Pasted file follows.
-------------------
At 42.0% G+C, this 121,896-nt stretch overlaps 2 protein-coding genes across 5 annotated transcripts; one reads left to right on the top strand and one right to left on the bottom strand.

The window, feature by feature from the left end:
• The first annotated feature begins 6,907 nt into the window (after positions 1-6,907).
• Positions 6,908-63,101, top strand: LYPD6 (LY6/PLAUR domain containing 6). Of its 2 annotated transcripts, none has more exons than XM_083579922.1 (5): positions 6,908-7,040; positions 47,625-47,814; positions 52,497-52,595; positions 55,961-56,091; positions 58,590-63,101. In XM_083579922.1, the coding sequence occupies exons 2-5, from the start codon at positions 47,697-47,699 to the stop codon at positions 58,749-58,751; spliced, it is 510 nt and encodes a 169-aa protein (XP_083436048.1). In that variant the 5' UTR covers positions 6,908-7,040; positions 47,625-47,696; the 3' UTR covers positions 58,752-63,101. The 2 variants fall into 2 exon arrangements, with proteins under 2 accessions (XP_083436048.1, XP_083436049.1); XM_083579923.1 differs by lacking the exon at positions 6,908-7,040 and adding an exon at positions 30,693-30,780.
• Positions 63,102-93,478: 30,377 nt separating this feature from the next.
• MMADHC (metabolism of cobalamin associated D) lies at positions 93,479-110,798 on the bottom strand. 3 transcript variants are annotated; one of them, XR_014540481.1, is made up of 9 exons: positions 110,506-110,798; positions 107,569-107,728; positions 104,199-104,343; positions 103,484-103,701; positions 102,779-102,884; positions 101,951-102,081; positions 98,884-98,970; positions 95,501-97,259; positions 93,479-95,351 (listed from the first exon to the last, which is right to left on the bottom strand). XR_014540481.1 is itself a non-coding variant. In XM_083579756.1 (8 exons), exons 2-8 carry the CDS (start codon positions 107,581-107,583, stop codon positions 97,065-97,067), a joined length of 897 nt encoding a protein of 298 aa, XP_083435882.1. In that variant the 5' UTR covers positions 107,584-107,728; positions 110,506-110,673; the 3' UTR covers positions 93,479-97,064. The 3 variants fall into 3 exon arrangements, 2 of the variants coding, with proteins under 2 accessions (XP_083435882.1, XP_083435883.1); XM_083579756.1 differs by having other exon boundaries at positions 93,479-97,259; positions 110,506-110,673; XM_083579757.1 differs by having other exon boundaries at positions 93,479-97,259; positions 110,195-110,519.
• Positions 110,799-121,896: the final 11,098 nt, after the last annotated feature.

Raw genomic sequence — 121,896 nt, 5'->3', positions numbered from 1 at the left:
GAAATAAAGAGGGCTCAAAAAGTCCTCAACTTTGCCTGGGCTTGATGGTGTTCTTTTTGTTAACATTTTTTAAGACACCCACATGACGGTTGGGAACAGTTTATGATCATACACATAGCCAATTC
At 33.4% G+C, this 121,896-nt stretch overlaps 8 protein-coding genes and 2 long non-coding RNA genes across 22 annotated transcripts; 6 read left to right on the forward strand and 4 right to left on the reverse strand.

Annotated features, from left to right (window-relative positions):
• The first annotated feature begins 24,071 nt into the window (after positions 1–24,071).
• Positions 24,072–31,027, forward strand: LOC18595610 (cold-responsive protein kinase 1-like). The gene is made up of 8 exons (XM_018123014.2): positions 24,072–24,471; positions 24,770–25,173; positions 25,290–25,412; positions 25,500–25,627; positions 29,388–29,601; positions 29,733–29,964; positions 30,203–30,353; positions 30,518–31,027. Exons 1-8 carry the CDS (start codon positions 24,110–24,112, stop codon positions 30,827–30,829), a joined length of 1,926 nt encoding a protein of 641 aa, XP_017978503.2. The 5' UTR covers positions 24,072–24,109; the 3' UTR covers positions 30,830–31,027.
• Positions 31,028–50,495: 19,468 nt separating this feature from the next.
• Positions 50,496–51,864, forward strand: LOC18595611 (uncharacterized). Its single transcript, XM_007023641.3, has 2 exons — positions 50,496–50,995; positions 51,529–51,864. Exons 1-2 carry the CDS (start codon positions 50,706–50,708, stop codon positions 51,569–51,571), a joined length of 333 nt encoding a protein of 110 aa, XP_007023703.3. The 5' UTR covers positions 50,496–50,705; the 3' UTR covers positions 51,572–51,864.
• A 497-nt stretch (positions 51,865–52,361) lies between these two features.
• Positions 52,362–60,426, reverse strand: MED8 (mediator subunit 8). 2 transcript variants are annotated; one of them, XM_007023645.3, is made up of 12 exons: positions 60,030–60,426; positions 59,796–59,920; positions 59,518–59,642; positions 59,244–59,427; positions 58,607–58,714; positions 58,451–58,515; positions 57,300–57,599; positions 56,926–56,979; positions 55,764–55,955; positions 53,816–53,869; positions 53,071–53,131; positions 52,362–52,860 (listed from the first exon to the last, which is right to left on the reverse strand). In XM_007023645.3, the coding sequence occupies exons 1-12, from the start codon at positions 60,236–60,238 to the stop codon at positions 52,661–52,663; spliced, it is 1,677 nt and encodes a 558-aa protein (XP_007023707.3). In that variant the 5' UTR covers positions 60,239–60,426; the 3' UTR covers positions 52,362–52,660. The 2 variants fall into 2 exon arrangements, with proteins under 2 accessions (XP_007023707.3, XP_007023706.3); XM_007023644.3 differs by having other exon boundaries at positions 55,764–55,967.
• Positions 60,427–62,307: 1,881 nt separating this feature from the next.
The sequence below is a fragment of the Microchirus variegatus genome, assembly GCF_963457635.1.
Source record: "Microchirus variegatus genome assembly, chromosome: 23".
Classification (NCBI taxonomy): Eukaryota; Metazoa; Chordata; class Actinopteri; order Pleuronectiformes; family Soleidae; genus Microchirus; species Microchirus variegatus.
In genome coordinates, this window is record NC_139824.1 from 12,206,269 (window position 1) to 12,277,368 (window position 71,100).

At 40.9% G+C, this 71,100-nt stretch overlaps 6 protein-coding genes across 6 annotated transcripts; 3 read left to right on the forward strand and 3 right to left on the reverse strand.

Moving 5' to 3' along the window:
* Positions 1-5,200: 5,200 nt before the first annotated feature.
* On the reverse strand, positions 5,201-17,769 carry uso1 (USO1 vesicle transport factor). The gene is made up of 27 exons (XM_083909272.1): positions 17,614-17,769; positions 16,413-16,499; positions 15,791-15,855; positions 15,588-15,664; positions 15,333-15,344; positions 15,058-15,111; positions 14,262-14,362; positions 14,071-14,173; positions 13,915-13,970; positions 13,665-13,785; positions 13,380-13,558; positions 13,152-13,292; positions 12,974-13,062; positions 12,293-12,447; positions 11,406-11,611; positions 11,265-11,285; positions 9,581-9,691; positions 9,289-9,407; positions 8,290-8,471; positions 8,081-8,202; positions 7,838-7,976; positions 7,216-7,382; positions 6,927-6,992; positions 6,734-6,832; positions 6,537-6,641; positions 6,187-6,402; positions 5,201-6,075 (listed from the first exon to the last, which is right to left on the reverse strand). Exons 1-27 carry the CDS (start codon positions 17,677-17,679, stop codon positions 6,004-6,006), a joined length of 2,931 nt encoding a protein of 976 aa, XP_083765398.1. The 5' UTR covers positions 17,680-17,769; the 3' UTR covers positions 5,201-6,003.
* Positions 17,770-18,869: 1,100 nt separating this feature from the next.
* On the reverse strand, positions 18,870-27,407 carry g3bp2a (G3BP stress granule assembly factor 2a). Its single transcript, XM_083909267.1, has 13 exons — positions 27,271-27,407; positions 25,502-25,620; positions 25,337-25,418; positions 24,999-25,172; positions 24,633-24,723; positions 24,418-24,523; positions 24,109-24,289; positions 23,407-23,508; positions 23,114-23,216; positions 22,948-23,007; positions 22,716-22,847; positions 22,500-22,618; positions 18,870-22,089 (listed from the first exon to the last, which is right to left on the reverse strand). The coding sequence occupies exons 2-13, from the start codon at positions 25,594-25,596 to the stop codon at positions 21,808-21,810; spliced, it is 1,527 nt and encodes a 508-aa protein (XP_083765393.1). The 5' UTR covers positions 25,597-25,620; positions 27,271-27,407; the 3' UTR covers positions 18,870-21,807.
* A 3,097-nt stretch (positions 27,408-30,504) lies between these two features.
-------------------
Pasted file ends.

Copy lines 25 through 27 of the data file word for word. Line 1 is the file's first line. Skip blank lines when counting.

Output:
* Positions 1-5,200: 5,200 nt before the first annotated feature.
* On the reverse strand, positions 5,201-17,769 carry uso1 (USO1 vesicle transport factor). The gene is made up of 27 exons (XM_083909272.1): positions 17,614-17,769; positions 16,413-16,499; positions 15,791-15,855; positions 15,588-15,664; positions 15,333-15,344; positions 15,058-15,111; positions 14,262-14,362; positions 14,071-14,173; positions 13,915-13,970; positions 13,665-13,785; positions 13,380-13,558; positions 13,152-13,292; positions 12,974-13,062; positions 12,293-12,447; positions 11,406-11,611; positions 11,265-11,285; positions 9,581-9,691; positions 9,289-9,407; positions 8,290-8,471; positions 8,081-8,202; positions 7,838-7,976; positions 7,216-7,382; positions 6,927-6,992; positions 6,734-6,832; positions 6,537-6,641; positions 6,187-6,402; positions 5,201-6,075 (listed from the first exon to the last, which is right to left on the reverse strand). Exons 1-27 carry the CDS (start codon positions 17,677-17,679, stop codon positions 6,004-6,006), a joined length of 2,931 nt encoding a protein of 976 aa, XP_083765398.1. The 5' UTR covers positions 17,680-17,769; the 3' UTR covers positions 5,201-6,003.
* Positions 17,770-18,869: 1,100 nt separating this feature from the next.